I know you're tired after chasing them all day, running errands, and keeping them alive. But when your toddler runs up with their favorite book, or your older child stops you every other sentence to ask a question or make an observation, try your best to turn down the cranky dial and make it magical for them. We're imperfect people, but we can find ways to bring joy into reading. Maybe it's an extra ridiculous voice or face, maybe we add inflection and alter our tone, maybe we introduce our children to audiobooks, movies, or musicals based on the books we read. We read Charlie and the Chocolate Factory to my oldest last summer and he loved it, so when the local Jr. High announced their production of the musical, we bought tickets and made sure he got to go. My energetic six-year-old sat through the entire thing, riveted. He loved pointing out all the differences he noticed between the book and the show. I'm looking forward to sharing one of the film adaptations with him, too.
A very critical point to make here is that we never force reading on our kids. d. It's one reason we home school. A child can sometimes be forced into reading too soon because of school requirements. It’s one of the quickest ways to kill the joy of reading, making it something a child might not discover until adulthood, which is a tremendous shame. I think some of the danger is mitigated by reading in the home before school begins. Help your young reader find books about things they love to keep the spark lit, even if reading becomes hard for them. My son loves sharks and sciency things like tornadoes and weird fungus. A book like that will keep him occupied for DAYS. So does his now-tattered copy of Calvin and Hobbes comics. I try not to be too picky, as long as he's reading!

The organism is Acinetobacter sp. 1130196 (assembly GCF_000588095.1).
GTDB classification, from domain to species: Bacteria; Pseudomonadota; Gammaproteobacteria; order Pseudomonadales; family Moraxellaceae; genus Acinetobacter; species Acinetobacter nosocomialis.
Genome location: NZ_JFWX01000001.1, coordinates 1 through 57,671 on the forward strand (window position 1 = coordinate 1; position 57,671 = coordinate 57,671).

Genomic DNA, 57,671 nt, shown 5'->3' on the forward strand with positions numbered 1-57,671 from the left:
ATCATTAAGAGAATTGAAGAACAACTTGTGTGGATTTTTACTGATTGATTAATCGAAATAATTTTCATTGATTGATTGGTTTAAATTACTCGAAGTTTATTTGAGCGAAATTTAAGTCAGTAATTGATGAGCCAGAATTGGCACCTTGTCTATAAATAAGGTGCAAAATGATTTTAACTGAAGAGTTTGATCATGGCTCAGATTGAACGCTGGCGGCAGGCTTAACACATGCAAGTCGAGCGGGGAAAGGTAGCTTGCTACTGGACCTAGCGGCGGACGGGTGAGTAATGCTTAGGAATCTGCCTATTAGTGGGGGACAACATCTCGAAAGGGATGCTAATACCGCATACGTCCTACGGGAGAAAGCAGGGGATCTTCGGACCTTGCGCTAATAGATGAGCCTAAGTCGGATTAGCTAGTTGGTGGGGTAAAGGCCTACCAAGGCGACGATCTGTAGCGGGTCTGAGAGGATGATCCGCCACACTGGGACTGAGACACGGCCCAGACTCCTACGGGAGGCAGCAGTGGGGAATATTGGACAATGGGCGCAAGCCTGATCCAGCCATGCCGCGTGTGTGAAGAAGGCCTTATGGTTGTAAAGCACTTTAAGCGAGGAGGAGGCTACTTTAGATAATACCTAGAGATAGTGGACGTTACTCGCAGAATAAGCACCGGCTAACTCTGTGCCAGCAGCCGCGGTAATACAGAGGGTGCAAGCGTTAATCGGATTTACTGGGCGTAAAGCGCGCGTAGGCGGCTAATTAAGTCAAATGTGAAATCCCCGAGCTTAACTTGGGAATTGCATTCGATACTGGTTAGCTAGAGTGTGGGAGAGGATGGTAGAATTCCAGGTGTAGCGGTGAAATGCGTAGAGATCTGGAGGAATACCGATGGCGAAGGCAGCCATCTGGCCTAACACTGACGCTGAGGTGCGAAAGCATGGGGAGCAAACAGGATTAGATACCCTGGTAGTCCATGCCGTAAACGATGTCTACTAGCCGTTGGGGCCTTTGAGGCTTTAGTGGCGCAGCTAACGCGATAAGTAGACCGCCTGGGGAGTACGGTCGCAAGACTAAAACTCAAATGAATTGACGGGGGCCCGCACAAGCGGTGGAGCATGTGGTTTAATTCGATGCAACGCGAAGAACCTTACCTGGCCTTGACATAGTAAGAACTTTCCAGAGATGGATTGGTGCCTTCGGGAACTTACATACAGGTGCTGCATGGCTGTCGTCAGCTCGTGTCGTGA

Monkey See, Monkey Do
If you don't read, why would your child? They are the world's best mimics, and if you never make time for any sort of reading beyond Facebook scrolling, I can assure you that most children won’t see that reading has any sort of value. Let them see you do it, and tell them about what you’ve read recently. In today’s age of technology you have no excuses. Audiobooks make “reading” during your commute or while doing dishes or laundry possible. Even many e-readers come with read-aloud options. Ebooks make reading on the train or in the car an option for some. Those that get carsick can slip a Kindle in our purse and read in the waiting room or in the school pickup line.
I love paperbacks and hardcovers, but let’s be real: kids trash them, they pick them up and walk off with them, they lose your spot no matter what sort of bookmark you use, and they can be plain inconvenient. My personal library is filled with my very favorite books in print format, but for reading in general I have grown to love my Kindle. Since I often read to my kids from it for home school, they know when I’m holding it that I’m reading.
If you are reading this article and you don’t love reading try reading something you’ve never tried reading before. Pick up a new genre, a new author, an audiobook, try it again. You might find something you didn’t expect to love and become a bookworm yourself.
Reading ought to be something your kid loves. I believe nothing will prepare a child more for success in the future than a deep love of reading. I look forward to seeing the light catch in my children's eyes and to help form their love of reading even more.
Are you raising bookworms? How have you taught your kids to love reading?
We're all writers, we're all moms, writing our way through the "brambles" of life and our stories.